The African and Indian Boys- starving little children
Street in a Poor Neighbourhood
Two starving boys
This first part is a story I read in The Vancouver Sun Newspaper.
I read this story one day at work in Vancouver. It has always stayed with me.
The reporter is in her jeep. She is very hot and drinks liters of water. The driver stops at a checkpoint. Lining the road are pyramids of bodies. She notices a naked emaciated little boy walking along the road. He keeps stopping and examining the faces of the dead. He is looking for his mother, his father. He can’t find them. After a while he gives up and lies down in a space next to one of the bodies, to die.
After I read that story the first thing I thought was "How could she just watch that poor child and not do anything to help him?' And then immediately I remembered the little boy on the train.
This second story is an event from my youth which fills me with regret.
It was my first visit to India in the 1970's. I was travelling around by train with a friend. We did not know the social system at all. But that is no excuse. I should have done much more…
It is very hot
It is very hot on the second class non air-conditioned train which is slowly transporting us towards Madras. If I force open the windows for air too much dust and soot blows in. It is so hot I can hardly breath or move my hand to brush away the flies. I am drinking hot water from my water bottle. In the bench across from me are two beautifully dressed teenage girls Cindi and Reshmi. They are happy,energetic, and not sweating. They both speak excellent English. The girls are happily going to visit their auntie in Madras.
The train stops briefly. A tiny barefoot emaciated boy enters the car. The little boy stands in the aisle swaying to the motion of the train. He clutches a bench. He is dressed in a torn t shirt and shorts. His hair has turned blond from malnutrition. He is watching us. After a while he lies down on the floor still watching us.
“Who is he?” I ask.
“Oh he’s just a ticket less passenger,” says Reshmi.
“But why is he here?’
Reshmi speaks loudly to him He answers in a whisper.
“His mother put him on the train at the last stop. He had typhus, and she didn’t want him to die. So she told him to go to Madras and admit himself to a hospital.”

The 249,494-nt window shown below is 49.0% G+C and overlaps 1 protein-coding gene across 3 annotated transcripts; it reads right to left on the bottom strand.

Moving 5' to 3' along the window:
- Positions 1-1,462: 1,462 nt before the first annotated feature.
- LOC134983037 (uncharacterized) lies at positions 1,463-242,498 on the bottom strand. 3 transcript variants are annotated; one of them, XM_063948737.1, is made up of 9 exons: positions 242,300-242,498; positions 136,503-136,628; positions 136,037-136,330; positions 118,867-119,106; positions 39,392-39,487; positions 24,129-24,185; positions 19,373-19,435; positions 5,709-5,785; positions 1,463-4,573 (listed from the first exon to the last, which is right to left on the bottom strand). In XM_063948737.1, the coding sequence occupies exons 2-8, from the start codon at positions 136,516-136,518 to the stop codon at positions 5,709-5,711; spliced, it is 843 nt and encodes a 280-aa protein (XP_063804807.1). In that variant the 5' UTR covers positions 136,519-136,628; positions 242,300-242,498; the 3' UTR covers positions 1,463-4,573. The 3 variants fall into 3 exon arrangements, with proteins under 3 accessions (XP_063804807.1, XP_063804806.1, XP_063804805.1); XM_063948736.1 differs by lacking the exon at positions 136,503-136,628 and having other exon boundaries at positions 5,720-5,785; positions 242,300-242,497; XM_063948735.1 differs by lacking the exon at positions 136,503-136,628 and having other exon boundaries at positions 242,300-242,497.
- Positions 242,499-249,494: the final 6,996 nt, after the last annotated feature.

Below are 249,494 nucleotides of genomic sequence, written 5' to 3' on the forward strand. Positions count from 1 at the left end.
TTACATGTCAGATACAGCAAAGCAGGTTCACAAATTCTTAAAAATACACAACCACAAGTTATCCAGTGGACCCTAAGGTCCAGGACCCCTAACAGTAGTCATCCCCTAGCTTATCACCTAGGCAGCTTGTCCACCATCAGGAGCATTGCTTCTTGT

“How old is he?”
“He doesn't know.”
“What village is he from?”
“He just says “ the village”. I guess he doesn't know the name of his village.”
“How will he find his way home?”
“I don’t know.”
Reshmi asks the boy if he is thirsty.
She asks the boy if he is thirsty. He nods. She takes my water bottle and he tilts back his head, opening his mouth. She pours in some water without letting his lips touch the bottle. He gulps down the water and coughs. She hands me back my bottle.
When we get to the noisy crowded Madras station people are everywhere: pushing through the crowd, stepping over the crowds of people sleeping on the train platform. I motion for the boy to follow me. Reshmi and Cindy are engulfed in their aunts family and dissapear into the crowd. I flag a cab and tell the driver we need to take the boy to the hospital.
At first the station guard refuses to let the boy leave the train station with us, since he has no ticket to show at the exit. The taxi driver shouts at the guard until the guard finally gets fed up and angrily motions us through the exit. The driver says he will take us to a women and children’s hospital.
The hospital is in a poor area with garbage on the streets. The out patients is a big hot dusty room with a bench along one wall. It is packed with ill looking women and children.They are all very quiet. A fat nurse in spotless starched white sits behind a desk. I approach the desk and stand waiting but she pointedly ignores me. I do look pretty scruffy. We sit down on the bench and wait for an hour. Then the big nurse suddenly gets up and leaves. Lunch time.
I go outside to the burning sun and drink tea from a little kiosk. I give the boy some rupees but he just looks at them. He doesn’t understand money. I buy him some tea. He drinks it, but refuses the offer of a samosa. The chai shop walla speaks some English. He tells us the boy wants rice. But there is no rice.
I am dripping with sweat, uncertain what to do next. I am exhausted and decide to go to find a hotel. The nurse has to help the boy, eventually it will be his turn.
I leave the boy on the bench
I leave the boy on the bench in the outpatient department. I buy him a bottle of pop and shove some rupees in the little pocket of his shorts. When I go out to the street to find a taxi the little boy runs out. He tries to follow me into the taxi, but the chai shop walla shouts at him to go back inside.
A few days later a lady at the Theosophical Society tells me:
"Those hospital people would probably not have done anything to help the little boy. He needed some adult to speak up for him. "
She tells me I should have taken him to a charity like her society that helps children, and found a person willing to take responsibility for the boy. But by then I was far away. I couldn't remember the name or location of the hospital and I can’t remember if I ever learned the little boy’s name.
WHAT CAN WE DO TO HELP?
What can we do? Where can we volunteer or donate money?
There are good people working locally with organizations such as:
city food banks, Salvation Army, Neighbourhood houses and religious organizations.
There are great international organizations aimed at helping kid in trouble such as:
the Red Cross, United Nations Children's Foundation, The Steven Lewis Foundation, and other child hunger relief funds.
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